Here in CA, we have "spiritual awakening retreats" that charge you $3,300 a week to help you fast. No phones, TVs or in-room dining are allowed, as attendees experience just a room and a couple of counselors to help in "realignment of the soul." Now, granted these retreats come with a couple of hours of meditation, but this still works out to almost $700 per night. That is a lot of cash to drop in order to starve oneself. When we hear of people spending money like that in a recession, we think one thing - How can we cash in on that trend?
Most likely, you are more caring, but our point is that with so much turmoil in the financial markets, opportunities abound. As banks head into their strategic planning sessions and there are rudimentary signs that we may be coming out of the recession, an important question to ask is - Do you acquire a bank/branch now or wait for clear signs of a lasting recovery? The answer to the question largely revolves around how your bank views the future. However, the answer to the question is easier to answer than you might think.
One dynamic at work is the fact that in an initial downturn, bank values deteriorate more rapidly than during the final part of the downturn. Similarly, during the beginning of a recovery, community bank values jump faster than at the final phase. In other words, banks that purchase assets now may not hit the bottom of the market, but if they are wrong, the probability is that the downside risk of having another 20% deterioration of asset prices is not as great as missing out on a 50% run up in asset prices (should the recovery take hold and we bounce back from here). Conversely, if you assume a slow recovery, then the present cash flow of gaining a bank below book will most likely offset an additional loss in asset value.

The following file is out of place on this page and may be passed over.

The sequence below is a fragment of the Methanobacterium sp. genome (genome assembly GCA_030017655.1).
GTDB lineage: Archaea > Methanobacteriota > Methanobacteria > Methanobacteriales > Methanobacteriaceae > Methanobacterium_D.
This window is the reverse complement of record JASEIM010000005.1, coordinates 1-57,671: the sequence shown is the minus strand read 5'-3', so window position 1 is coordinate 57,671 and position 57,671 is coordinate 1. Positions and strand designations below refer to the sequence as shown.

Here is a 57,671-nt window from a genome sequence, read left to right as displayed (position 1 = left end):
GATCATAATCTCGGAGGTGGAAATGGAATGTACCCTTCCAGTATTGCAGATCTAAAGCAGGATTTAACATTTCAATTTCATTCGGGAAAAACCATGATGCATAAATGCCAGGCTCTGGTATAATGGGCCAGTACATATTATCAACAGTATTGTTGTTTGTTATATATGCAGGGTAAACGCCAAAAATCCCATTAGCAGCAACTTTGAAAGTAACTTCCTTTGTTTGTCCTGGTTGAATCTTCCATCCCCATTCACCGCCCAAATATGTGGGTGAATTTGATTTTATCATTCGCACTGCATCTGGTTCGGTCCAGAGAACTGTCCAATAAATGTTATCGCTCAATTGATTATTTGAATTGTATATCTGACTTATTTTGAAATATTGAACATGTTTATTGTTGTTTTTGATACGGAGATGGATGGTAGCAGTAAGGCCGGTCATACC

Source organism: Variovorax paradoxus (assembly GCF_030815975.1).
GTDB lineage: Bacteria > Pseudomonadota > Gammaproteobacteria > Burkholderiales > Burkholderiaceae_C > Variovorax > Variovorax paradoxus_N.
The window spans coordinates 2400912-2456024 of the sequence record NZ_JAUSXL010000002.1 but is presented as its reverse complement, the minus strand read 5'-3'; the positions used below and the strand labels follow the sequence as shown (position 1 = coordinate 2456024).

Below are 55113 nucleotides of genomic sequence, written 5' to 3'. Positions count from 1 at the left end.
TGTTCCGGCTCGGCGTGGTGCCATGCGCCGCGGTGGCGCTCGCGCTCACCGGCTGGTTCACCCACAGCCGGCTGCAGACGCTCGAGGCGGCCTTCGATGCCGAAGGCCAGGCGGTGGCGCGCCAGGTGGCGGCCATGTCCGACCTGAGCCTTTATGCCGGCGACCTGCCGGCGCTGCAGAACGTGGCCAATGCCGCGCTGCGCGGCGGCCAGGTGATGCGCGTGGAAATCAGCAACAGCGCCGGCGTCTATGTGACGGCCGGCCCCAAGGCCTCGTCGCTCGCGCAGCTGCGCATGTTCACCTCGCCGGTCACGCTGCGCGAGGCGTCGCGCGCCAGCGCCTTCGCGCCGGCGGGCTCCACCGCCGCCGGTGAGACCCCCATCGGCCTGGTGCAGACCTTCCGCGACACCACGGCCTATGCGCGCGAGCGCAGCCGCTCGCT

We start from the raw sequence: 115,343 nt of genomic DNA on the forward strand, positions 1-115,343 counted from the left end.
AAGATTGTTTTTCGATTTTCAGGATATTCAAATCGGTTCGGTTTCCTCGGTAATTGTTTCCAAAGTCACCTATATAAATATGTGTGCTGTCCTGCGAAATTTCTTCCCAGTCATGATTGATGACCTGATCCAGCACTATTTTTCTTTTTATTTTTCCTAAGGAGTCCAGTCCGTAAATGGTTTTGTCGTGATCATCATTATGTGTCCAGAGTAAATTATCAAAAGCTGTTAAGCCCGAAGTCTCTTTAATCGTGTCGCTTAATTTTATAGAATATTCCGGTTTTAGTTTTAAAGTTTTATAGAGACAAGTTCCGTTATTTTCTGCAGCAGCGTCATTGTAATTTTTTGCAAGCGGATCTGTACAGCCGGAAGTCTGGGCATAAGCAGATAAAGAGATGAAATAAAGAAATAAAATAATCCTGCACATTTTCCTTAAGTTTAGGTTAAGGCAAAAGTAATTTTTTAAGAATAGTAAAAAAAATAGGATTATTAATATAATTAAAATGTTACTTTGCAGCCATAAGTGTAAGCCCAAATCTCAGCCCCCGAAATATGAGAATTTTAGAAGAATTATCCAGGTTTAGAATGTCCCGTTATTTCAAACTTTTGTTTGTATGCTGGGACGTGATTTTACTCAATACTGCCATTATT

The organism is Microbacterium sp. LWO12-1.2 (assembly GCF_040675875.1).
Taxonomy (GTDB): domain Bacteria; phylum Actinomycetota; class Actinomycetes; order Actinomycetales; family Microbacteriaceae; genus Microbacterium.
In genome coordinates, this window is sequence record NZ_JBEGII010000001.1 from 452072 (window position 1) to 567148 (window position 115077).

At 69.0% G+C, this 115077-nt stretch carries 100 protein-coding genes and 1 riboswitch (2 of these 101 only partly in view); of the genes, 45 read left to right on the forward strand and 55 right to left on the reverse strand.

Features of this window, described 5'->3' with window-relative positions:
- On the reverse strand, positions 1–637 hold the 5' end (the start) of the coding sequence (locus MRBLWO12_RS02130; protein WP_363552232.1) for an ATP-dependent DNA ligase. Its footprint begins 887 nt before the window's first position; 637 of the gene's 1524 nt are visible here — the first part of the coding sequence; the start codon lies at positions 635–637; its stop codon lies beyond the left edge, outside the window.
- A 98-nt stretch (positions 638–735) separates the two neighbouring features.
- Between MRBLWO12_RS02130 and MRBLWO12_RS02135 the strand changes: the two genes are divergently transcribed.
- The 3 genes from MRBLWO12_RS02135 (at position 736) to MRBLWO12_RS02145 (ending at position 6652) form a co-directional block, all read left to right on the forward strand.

To clarify, let's look at some scenario planning. Let's assume 2 possible conditions in the world - either we are at the bottom or we have another 20% of declining asset prices to go. Further, let's assume that we have 3 investment options: we can invest now, in 6 months or in 1Y. Finally, let's assume that we will return to a normal expectation of a 15% ROE for banks in 3Ys. In this simplified set of assumptions, there are 6 possible outcomes. If you assume we are at a trough now, then your bank only loses money by waiting. Not only would your bank miss out on a run up in asset prices (like bank stock or loan quality), but it would also forgo the additional cash flow that comes with making an acquisition now. In the other scenario where asset prices could still be declining for another 6 months, waiting another 6 months to invest would be the best of all outcomes. However, waiting a year and missing 6 months of appreciation and cash flow, would basically put you in the same situation as investing today. While you would watch prices decline, you would also miss an initial bounce-back, plus miss out on a year's worth of cash flow. In other words, of the 6 possible outcomes, a bank is better off investing today in all but the scenario where a bank times the bottom perfectly.
While admittedly, these are simplified assumptions, the net present value approach can be tailored to analyze a variety of other scenarios. Uncertainty in banking abounds, but management waiting for clear evidence of a bottom are most likely to find that data 6 to 12 months in arrears. During that time, they could find that they missed out on opportunities, appreciation and cash flow. Asset prices for banks are down about 60%, which is greater than 3 of the past 5 recessions and equal to the 1982 experience. Only a further downturn similar to the Great Depression would hurt an investment now instead of later.
While every bank must decide its own timing based on the investment and views, given where current asset prices are, waiting too long could come with more risk than moving too early. Jumping on that once-in-a-lifetime opportunity can capture steady appreciation and cash flow and may be the best "spiritual awakening" you can give your shareholders.